3. Ouster at French Research Agency

    Catherine Bréchignac, the new head of France's Centre National de la Recherche Scientifique (CNRS) (Science, 18 July, p. 308), is wasting little time in shaking up the huge research agency. According to sources within the CNRS, cancer researcher Pierre Tambourin will soon be stepping down after 4 1/2 years as director of the CNRS life sciences department, which encompasses about 25% of the agency's 11,600 researchers.

    The news came as no surprise to researchers contacted by Science, who noted that Bréchignac—previously head of the CNRS's physics and mathematics department—had often clashed with Tambourin over the agency's scientific priorities. Bréchignac declined to comment, but cell biologist Jean-Paul Thiery of the Institute Curie in Paris says he hopes Tambourin's replacement will be able to boost funding for the CNRS's best labs. “We spend our lives just searching for money,” says Thiery.

  4. Ax for Australian Research Centers?

    The Australian government is weighing advice from an outside panel to kill its acclaimed Cooperative Research Centres (CRCs) linking industrial, academic, and government labs (Science, 27 June, p. 1966). While the review last week urged continued use of government R&D funds to foster economic growth, its chair, transportation executive John Mortimer, said that such efforts should be “market-driven” rather than targeted at specific industries or technologies, limited to 7 years, and focused on individual research projects.

    The panel, formed at the request of Industry Minister John Moore, reviewed all industry assistance programs. It suggested that the $146-million-a-year CRC program, which funds 65 centers, should be trimmed to $20 million for “public good CRCs” that cover such topics as aboriginal health.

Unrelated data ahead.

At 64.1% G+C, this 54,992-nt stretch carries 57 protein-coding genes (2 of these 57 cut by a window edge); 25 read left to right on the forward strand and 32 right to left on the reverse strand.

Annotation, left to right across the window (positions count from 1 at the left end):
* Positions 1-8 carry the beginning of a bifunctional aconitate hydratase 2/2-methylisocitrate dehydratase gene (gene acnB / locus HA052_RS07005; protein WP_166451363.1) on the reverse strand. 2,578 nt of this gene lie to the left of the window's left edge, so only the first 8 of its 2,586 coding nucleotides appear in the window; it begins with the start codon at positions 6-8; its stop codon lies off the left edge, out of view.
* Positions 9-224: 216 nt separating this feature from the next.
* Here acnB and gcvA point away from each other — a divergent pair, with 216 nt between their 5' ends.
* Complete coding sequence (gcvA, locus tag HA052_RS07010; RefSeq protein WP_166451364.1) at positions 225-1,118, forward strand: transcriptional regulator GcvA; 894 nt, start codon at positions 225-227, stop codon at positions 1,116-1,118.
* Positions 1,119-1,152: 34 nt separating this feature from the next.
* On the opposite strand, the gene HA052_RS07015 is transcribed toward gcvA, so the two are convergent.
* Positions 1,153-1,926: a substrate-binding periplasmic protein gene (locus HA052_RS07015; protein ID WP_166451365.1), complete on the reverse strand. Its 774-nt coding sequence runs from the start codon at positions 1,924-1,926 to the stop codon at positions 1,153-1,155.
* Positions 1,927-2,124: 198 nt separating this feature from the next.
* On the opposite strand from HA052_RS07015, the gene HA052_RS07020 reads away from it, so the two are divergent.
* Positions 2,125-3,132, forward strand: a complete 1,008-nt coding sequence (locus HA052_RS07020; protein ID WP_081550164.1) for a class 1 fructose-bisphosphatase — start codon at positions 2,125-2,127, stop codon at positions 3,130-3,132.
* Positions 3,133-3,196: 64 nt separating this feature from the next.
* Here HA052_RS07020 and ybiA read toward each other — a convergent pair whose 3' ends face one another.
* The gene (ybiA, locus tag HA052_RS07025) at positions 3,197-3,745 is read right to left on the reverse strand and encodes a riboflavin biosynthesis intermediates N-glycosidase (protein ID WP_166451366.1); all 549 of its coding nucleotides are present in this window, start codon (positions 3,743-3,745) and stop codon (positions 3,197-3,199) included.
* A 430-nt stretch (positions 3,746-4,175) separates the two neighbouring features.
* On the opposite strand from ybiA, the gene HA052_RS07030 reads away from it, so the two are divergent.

Mark Sceats, deputy chair of the CRC association, is flummoxed by the findings. “The CRCs seem to fit every one of the report's stated principles” for a wise government investment, Sceats says, such as significant industrial support. Gustav Nossal, president of the Australian Academy of Sciences, says the report also fails to appreciate the contributions of the CRCs to Australian science.

  5. Data Release Proposal Raises Alarm

    As Science went to press, the House appropriations committee was poised to vote on a controversial amendment that would force many scientists to release their raw data to the public. A 25 July version of the amendment, to the 1998 Treasury/Postal spending bill, would require researchers funded by federal grants or contracts to make publicly available in a specified location “all underlying data … not later than 90 days after the first public use of the research.” Only defense-related research would be exempt. The proposal is sponsored by Robert Aderholt (R-AL) partly in response to industry demands for data from an air pollution study (Science, 25 July, p. 467).

    Policy officials at several federal agencies told Science they were working with the White House to oppose the proposal, which they said could prove very costly and threaten proprietary agreements. House Science Committee minority ranking member George Brown (D-CA) wrote Appropriations Chair Bob Livingston (R-LA) on 28 July to express his “deep concern about” the amendment, saying it would “create a legal nightmare for universities and researchers.”